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Performing the massage
Creating the environment
Creating the right environment is helpful, so that you can easily relax.
- Soft lighting, possibly using candlelight.
- Burning some relaxing aromatherapy oils such as lavender, or a combination of mandarin and geranium. Experiment with some to find out which ones suit you. (It is recommended not to burn Clary Sage or Rosemary, as these may stimulate labour - save these for prelabour).
- A warm bath is a great way to relax both physically and emotionally. The water softens the perineum just as it does the rest of your skin. It is a similar sensation to your toes and fingers becoming wrinkly after being in the bath for a while.
- If you don't have a bath, a warm compress on the perineum can help you relax before beginning.
- A lubricant is needed. Gentle natural oils such as apricot kernel, wheat germ, almond or vitamin E. In fact any cold pressed oil can be used. Some women use water-soluble lubricants.
- Make sure your hands are clean and your nails have been clipped.
Performing the massage
Use lots of pillows so that you are comfortable in a semi-reclining position. It may be easier if you position your bottom at the edge of the bed. Legs should be comfortably apart, feet flat and knees bent. If this position does not feel right for you try standing with one leg on a small stool or edge of the bed. Try different items around the house until you find something that is the right height for you.
- Wash your hands and trim your nails if needed.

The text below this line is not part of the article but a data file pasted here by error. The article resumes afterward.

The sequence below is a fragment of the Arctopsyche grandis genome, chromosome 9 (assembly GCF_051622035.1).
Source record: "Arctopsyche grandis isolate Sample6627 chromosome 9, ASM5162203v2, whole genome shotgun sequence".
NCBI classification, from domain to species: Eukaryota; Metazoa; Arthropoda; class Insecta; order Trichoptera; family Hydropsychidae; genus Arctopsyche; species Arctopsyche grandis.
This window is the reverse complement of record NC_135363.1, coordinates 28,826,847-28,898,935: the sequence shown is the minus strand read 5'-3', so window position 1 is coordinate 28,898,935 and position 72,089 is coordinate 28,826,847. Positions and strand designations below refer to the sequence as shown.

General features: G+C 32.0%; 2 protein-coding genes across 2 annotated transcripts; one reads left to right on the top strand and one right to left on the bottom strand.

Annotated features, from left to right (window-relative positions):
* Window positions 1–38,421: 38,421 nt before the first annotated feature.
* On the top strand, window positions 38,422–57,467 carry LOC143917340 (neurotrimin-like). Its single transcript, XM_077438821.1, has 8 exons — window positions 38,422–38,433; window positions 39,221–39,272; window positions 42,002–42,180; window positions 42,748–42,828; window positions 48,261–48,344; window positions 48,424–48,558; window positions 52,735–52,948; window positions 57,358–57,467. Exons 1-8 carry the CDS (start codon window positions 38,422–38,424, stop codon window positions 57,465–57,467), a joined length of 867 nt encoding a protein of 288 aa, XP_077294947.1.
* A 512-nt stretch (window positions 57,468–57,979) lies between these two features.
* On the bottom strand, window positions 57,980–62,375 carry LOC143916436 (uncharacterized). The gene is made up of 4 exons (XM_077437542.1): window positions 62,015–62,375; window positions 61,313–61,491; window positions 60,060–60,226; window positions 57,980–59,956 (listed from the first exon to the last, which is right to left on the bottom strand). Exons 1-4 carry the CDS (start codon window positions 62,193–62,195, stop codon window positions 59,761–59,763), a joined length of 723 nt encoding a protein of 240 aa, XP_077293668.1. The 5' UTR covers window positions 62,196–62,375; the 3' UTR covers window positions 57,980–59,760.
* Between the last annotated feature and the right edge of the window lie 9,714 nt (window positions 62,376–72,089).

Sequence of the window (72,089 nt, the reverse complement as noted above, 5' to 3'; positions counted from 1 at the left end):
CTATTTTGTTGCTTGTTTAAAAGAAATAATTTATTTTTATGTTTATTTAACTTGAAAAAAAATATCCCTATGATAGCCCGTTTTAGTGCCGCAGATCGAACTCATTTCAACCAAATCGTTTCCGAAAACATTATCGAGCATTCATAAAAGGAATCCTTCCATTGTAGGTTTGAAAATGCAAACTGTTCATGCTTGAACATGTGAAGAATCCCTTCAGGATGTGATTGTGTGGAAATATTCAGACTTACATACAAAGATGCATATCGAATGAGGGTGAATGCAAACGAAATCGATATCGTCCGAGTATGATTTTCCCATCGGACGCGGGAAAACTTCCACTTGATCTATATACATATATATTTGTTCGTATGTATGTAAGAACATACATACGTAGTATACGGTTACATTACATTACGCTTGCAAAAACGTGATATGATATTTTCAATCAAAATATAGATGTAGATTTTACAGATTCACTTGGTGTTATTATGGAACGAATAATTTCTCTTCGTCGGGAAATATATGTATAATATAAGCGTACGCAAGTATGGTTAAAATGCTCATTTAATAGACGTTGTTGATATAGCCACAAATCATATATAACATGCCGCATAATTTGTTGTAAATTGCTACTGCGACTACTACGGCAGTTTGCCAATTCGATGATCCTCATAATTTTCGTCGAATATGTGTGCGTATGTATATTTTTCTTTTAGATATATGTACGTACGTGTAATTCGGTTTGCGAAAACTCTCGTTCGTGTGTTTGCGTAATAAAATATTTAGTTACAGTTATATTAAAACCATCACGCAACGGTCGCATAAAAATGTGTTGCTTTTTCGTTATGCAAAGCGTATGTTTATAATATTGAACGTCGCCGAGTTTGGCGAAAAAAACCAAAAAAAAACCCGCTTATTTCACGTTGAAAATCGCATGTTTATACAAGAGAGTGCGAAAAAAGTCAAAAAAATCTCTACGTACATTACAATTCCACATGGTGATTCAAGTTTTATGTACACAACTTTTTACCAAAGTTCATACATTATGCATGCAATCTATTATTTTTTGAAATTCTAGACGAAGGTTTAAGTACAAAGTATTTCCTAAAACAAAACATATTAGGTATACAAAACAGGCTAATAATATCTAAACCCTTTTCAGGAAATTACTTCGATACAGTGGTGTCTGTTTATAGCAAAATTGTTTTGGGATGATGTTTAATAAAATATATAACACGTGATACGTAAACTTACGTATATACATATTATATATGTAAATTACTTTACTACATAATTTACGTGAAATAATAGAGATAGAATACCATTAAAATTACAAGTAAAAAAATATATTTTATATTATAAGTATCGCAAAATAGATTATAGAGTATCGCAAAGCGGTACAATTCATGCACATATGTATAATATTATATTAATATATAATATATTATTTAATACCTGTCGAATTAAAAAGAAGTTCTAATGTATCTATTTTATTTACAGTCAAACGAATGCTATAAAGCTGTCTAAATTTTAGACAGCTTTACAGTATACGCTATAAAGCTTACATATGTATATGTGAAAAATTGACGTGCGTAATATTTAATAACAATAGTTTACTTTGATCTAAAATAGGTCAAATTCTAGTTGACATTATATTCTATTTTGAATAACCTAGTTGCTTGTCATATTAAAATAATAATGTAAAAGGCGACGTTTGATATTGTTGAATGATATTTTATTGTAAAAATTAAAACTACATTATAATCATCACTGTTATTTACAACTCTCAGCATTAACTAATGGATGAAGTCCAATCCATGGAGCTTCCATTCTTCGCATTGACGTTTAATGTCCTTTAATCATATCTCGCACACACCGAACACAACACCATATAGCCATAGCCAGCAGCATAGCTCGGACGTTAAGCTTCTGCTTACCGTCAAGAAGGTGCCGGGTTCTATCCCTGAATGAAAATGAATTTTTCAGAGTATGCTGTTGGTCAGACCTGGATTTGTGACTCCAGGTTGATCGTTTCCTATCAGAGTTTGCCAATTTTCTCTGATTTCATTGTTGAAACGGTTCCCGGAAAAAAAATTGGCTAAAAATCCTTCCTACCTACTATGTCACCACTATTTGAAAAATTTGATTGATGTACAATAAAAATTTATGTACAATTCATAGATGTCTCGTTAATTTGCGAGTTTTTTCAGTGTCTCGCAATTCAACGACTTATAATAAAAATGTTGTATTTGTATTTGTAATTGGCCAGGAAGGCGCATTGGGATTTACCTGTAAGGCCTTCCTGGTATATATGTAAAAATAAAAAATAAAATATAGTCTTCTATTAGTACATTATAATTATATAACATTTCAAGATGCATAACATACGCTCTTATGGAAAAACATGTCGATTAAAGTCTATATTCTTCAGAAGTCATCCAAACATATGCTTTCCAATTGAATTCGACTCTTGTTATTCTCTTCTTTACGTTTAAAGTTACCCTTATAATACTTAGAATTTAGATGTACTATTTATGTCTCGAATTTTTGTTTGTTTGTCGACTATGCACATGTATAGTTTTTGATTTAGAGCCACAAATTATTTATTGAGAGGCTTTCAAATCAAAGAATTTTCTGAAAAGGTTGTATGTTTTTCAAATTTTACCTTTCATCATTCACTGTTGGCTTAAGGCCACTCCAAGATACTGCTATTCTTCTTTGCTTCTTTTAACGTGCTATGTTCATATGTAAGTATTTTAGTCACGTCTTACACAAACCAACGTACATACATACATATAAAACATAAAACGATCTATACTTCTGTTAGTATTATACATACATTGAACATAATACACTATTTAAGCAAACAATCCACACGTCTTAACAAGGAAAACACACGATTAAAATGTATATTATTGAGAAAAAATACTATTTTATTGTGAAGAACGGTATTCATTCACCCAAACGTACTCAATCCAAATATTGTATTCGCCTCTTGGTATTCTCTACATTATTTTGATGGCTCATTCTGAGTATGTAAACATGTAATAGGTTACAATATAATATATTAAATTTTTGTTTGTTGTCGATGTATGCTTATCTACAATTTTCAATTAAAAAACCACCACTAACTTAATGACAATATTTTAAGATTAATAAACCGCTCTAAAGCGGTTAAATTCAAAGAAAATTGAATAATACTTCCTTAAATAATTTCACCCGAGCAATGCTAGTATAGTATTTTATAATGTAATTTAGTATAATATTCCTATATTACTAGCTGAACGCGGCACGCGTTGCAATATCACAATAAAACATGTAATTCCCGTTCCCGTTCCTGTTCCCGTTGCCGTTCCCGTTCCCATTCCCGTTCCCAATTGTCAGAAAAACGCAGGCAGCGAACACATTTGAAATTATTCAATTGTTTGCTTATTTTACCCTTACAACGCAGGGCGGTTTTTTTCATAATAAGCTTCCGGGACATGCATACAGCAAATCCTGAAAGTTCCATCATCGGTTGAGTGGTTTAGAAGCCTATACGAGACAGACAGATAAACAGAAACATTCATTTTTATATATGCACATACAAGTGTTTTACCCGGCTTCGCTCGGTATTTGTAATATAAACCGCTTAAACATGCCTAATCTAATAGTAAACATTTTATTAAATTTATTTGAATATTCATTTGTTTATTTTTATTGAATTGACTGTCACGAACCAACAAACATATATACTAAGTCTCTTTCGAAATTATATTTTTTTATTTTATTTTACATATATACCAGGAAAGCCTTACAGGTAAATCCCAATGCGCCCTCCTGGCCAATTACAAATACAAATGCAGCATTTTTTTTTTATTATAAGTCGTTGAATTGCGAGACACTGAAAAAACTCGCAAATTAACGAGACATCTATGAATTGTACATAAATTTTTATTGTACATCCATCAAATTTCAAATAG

- First, gently rub the lubricant into the outside of your perineal area with your fingers until it is completely worked in. This may take a couple of minutes.
- To do the massage, using a thumb (or thumbs) on yourself instead of other fingers is easier. Remove most of the oil from your thumbs, and then place them shallowly (only up to 3cm) into the vaginal opening just above the perineum.
Image 1-28 is a drawing showing the woman doing her own perineal massage.
- Press down wards towards your anus.
- Then gently stretch out towards each side, in a down and out direction. Gently stretch until you feel a slight burning or tingling sensation.
- Hold stretch for approximately 60 seconds. (The length of an average contraction). Then rest for a minute or two. This allows you to recover and to let the blood circulate into the perineum again.
NOTE: Avoid the urethral opening (at the top of the vagina where you pass water) when massaging. DO NOT perform perineal massage if you have herpes or any other infections are present. The massage can spread and possibly inflame the infection or outbreak. If using oil try to keep most of it on the perineum, rather than inside the vagina. Oil in the vagina can upset the normal balance of microorganisms, making you prone to thrush or gardnerella. Water-soluble lubricant inside the vagina is fine.
During the gentle stretch use your 'out' breath to help you relax your pelvic floor and perineum, allowing it to 'give'. Your 'in' breath through the nose should be deep. Your 'out' breath through the mouth should be slow. Imagine taking the breath down, right down to the perineum and then slowly releasing your 'out' breath as you do the down and out motion of the stretch.
Remember it is only a gentle stretch, it should not be painful.
Feel your perineum give, just as your body needs to give during the second stage of labour for the birth of your baby.
Repeat the stretch 3 or 4 times or more, depending on what is comfortable for you. The total process should take about 8 minutes, or the period of time that feels right for you.
The breath is a wonderful tool to use in labour by practicing a relaxed 'in' and 'out' breath while doing the perineal massage. Stretching with the 'out' breath your body gives a bit more. While the slow deep 'in' breath gives more oxygen to both you and your baby. Again you lay down another body memory - the out breath is related to relaxing, letting go and releasing.
Updated November 2007
Last revised: Wednesday, 12 December 2012
This article contains general information only and is not intended to replace advice from a qualified health professional.